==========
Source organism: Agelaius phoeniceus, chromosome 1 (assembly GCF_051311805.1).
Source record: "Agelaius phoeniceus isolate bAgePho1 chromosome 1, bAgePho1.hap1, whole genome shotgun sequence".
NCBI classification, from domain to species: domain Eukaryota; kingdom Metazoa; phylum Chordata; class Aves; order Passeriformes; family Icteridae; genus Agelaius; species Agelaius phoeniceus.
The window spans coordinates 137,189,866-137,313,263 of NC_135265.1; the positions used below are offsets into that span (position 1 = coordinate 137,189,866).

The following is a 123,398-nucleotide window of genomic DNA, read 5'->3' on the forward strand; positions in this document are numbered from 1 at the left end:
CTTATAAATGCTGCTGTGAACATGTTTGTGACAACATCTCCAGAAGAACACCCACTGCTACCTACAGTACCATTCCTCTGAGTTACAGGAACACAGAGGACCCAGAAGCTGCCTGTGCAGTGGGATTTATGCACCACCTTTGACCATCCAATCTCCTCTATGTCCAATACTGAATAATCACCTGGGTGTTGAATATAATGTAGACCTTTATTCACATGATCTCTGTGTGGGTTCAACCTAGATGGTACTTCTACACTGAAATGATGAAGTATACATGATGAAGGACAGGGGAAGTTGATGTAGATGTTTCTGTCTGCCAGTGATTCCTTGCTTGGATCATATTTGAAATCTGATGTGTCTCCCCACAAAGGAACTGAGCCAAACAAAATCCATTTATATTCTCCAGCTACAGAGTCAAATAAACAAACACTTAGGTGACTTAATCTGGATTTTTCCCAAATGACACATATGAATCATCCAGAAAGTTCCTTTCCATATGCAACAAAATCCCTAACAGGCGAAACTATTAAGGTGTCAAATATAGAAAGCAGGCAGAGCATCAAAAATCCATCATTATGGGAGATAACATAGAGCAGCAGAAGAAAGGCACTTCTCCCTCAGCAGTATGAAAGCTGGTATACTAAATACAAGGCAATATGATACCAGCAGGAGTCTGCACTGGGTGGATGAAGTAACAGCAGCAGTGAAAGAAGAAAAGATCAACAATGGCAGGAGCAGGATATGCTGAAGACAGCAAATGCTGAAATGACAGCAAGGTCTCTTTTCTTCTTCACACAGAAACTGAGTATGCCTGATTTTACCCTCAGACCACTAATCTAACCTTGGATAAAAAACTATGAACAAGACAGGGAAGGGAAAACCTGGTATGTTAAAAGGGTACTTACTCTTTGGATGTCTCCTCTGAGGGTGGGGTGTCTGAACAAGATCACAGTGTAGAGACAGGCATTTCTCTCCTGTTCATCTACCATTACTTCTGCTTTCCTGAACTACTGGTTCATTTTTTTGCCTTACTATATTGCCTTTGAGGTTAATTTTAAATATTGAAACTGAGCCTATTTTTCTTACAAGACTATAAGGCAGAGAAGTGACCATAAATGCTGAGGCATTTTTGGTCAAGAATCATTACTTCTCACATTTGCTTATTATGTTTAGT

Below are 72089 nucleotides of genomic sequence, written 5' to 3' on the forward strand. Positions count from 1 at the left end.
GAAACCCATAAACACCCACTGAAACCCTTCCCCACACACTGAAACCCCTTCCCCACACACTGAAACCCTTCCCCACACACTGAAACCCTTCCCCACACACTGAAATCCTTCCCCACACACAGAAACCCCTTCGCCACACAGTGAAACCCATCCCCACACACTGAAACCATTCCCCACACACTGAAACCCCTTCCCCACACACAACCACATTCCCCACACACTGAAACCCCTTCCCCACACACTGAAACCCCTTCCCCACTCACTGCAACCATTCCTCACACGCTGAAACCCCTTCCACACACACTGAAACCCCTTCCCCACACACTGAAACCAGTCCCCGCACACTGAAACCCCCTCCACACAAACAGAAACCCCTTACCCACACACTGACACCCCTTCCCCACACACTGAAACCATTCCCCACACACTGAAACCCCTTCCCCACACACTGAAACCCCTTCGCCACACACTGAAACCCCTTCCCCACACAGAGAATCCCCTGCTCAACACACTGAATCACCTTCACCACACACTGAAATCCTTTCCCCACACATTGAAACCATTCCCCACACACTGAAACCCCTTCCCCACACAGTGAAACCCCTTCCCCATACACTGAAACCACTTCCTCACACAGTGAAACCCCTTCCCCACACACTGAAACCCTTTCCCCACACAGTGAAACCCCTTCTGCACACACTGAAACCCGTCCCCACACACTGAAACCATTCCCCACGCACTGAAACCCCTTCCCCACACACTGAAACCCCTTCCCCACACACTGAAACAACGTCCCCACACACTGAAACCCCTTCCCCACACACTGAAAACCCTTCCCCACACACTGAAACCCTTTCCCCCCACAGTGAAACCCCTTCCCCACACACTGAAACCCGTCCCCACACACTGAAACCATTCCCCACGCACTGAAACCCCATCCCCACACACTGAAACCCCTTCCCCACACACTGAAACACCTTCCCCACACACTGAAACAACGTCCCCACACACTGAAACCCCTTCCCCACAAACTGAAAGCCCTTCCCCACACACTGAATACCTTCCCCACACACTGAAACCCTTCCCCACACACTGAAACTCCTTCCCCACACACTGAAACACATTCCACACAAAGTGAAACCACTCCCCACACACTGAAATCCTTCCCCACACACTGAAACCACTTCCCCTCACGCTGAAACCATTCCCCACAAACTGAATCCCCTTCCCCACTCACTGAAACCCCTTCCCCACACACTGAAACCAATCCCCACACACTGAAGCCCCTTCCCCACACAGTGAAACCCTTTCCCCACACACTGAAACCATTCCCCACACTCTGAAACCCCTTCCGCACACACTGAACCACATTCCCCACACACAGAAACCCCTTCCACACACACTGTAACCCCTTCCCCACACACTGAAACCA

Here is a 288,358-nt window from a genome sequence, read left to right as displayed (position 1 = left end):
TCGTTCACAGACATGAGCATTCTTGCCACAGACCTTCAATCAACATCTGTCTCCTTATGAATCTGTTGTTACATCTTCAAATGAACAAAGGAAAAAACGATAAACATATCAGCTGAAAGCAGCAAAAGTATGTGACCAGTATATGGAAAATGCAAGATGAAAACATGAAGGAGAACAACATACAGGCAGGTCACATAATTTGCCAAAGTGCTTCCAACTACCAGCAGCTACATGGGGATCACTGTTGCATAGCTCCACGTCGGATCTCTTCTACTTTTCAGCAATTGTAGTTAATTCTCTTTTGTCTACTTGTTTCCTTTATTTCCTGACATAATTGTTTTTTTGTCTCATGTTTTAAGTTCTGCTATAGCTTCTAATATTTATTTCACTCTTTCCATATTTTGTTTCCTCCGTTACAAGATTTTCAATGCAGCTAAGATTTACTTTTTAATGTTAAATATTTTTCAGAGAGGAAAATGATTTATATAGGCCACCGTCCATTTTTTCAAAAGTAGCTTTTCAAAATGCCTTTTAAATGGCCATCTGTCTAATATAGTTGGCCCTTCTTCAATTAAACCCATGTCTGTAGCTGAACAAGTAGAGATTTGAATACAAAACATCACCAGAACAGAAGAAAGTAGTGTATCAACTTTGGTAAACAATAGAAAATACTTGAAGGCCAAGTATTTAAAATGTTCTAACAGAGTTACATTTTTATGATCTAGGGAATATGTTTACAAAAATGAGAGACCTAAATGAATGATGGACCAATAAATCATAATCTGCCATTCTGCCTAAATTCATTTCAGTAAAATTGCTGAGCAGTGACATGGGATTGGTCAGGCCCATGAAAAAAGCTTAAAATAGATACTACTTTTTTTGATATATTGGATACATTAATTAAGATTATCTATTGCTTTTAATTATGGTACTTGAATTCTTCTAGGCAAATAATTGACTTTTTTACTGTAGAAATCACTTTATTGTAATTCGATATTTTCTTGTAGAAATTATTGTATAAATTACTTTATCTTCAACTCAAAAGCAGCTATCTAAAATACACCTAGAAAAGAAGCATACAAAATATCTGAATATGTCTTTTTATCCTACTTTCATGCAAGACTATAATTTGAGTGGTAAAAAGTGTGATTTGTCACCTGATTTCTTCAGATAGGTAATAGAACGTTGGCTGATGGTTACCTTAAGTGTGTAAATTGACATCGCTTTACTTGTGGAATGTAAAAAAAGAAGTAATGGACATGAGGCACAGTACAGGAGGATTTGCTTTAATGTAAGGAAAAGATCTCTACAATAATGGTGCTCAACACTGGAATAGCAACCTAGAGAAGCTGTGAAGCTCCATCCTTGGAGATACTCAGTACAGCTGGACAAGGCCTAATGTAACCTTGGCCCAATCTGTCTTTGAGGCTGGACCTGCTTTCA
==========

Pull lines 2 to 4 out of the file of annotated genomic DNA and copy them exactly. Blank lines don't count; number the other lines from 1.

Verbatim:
Source record: "Agelaius phoeniceus isolate bAgePho1 chromosome 1, bAgePho1.hap1, whole genome shotgun sequence".
NCBI classification, from domain to species: domain Eukaryota; kingdom Metazoa; phylum Chordata; class Aves; order Passeriformes; family Icteridae; genus Agelaius; species Agelaius phoeniceus.
The window spans coordinates 137,189,866-137,313,263 of NC_135265.1; the positions used below are offsets into that span (position 1 = coordinate 137,189,866).